Altitude, who is doing it

Altitude, who is doing it

Post by Iain Ansel » Sat, 27 Jan 1996 04:00:00


Fellow aquanauts and aquanaut coaches, a lot of people are going to
altitude in preparation for major events using the justification that
everyone else is doing it. Is everyone else doing it? Who are they? When
are they going and for how long? Is there any correlation between
successful performance(finalist,medallist) at say, Worlds and Olympics.
The effect would then need to be proven of course. I think it would be
an interesting study. Maybe for some athletic and cycling events as
well.

If coming from a Southern hemisphere Winter to the heat in Atlanta where
would you put your money(so to speak)? On acclimatising to the heat or
altitude training. Could you utilise both effectively? Would the
altitude cold environment hamper any altitude "benefits" with the marked
temperature extremes upon hitting Atlanta.

Interested in your comments. Thank you in advance for your
contributions.

 
 
 

Altitude, who is doing it

Post by Michael Barn » Sat, 03 Feb 1996 04:00:00



Quote:
> Fellow aquanauts and aquanaut coaches, a lot of people are going to
> altitude in preparation for major events using the justification that
> everyone else is doing it. Is everyone else doing it? Who are they? When
> are they going and for how long? Is there any correlation between
> successful performance(finalist,medallist) at say, Worlds and Olympics.
> The effect would then need to be proven of course. I think it would be
> an interesting study. Maybe for some athletic and cycling events as
> well.

> If coming from a Southern hemisphere Winter to the heat in Atlanta where
> would you put your money(so to speak)? On acclimatising to the heat or
> altitude training. Could you utilise both effectively? Would the
> altitude cold environment hamper any altitude "benefits" with the marked
> temperature extremes upon hitting Atlanta.

> Interested in your comments. Thank you in advance for your
> contributions.

I'm not an expert on altitude training, but has anyone heard of swimmers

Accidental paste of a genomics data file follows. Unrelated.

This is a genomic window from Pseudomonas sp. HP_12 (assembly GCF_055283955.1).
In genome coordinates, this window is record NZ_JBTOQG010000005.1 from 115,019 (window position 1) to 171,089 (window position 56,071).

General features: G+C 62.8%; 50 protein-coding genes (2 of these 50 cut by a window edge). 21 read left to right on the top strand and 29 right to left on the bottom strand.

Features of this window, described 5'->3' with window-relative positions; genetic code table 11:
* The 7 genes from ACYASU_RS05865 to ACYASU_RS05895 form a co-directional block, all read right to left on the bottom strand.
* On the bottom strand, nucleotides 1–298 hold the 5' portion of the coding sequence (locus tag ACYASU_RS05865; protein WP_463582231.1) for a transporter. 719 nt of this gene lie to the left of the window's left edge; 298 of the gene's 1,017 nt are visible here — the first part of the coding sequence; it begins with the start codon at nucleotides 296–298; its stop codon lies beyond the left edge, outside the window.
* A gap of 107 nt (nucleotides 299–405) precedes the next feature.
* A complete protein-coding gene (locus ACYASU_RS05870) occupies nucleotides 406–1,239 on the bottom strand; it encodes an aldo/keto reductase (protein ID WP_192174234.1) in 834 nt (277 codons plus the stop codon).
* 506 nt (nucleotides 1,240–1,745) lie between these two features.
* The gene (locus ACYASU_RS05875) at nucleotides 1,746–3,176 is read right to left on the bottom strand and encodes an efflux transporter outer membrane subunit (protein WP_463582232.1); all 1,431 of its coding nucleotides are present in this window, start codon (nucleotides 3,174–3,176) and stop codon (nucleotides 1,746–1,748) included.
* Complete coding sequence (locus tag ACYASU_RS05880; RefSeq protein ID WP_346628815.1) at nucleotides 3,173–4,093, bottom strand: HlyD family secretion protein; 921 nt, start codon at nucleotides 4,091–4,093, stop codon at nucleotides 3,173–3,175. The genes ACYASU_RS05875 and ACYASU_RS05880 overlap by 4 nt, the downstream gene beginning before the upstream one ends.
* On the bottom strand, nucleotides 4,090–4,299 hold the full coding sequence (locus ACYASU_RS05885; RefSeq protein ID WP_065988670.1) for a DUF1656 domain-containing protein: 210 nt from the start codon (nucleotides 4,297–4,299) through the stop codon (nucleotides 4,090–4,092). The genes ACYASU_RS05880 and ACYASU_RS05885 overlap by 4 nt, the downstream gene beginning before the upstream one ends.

trying this?  My gut feeling is that it would probablly be a waste of
their time (except maybe, marginally, for backstrokers, and even less so
for ***strokers.

The reasoning (and I haven't exactly thought all of this through).
Runners go to altitude to increase their aeorbic conditioning, i.e., more
speed and distance on less oxygen.  This improves their performance by
delaying the drop in performance brought on by oxygen debt.  Swimming, by
its very nature is anaerobic to begin with.  Many sprinters, especially in
fly train to take as few breaths as possible.  It seems to me that going
to thinner air would merely increase the number of breaths you would have
to take and in the end have the same net result.  I have also heard that
runners like to compete at altitude because of the decreased air
resistance.  This is obviously useless to swimmers.  However, I wonder if
people swim slower in denser salt water?

just some  quick thoughts on the subject.

lator
     mike

--
Michael Lee Barnes - also know as - the original Iridescent Mouse


 
 
 

Altitude, who is doing it

Post by Iron » Sat, 03 Feb 1996 04:00:00

No, you don't swim slower in salt water.  The salt water makes a swimmer
more bouyant, and puts them in a better body position, so in most cases,
salt water only helps.

 
 
 

Altitude, who is doing it

Post by Matt Kendrick/R. Zies » Sat, 03 Feb 1996 04:00:00

  However, I wonder if

Quote:
>people swim slower in denser salt water?

I'm not an expert, just a swimmer. I'm working on my sprints, love to go
fast, but i am a distance swimmer. I usually swim in pools, but durring
the summer, when i go to the beach, i do swim in the ocean, and i do go
slower! But it could be, that i go slower, because swimming in the ocean
freaks me out some, and i figure if i swim into a shark, i'd rather try
to see it coming than sprint right into it! :)
RZ
 
 
 

Altitude, who is doing it

Post by RunnSw » Sat, 03 Feb 1996 04:00:00

Quote:
>>I'm not an expert on altitude training, but has anyone heard of swimmers

trying this?  My gut feeling is that it would probablly be a waste of
their time (except maybe, marginally, for backstrokers, and even less so
for ***strokers....<<

The US National Resident Team trains at Colorado Springs (I think 7000
feet or so).  One swimmer recently left the team, claiming that he could
do better quality work at sea level.

-Larry Weisenthal

 
 
 

Altitude, who is doing it

Post by Michael Barn » Wed, 07 Feb 1996 04:00:00



Quote:

> The US National Resident Team trains at Colorado Springs (I think 7000
> feet or so).  One swimmer recently left the team, claiming that he could
> do better quality work at sea level.

> -Larry Weisenthal

That's interesting, but as a coach myself, I would tend not to place a
great deal of stock in comments like this from solitary swimmers.  If
there was enough difference that everyone was doing it (moving to sea
level for training) it might carrry a little more weight, but I wonder how
much of this swimmers attitude is based on psyching himself into believing
it rather than actual physical benefits.  Does anyone know who this
swimmer was, what kind of success he has been having (both while in
Colorado and after moving)?

lator
   mike

--
Michael Lee Barnes - also know as - the original Iridescent Mouse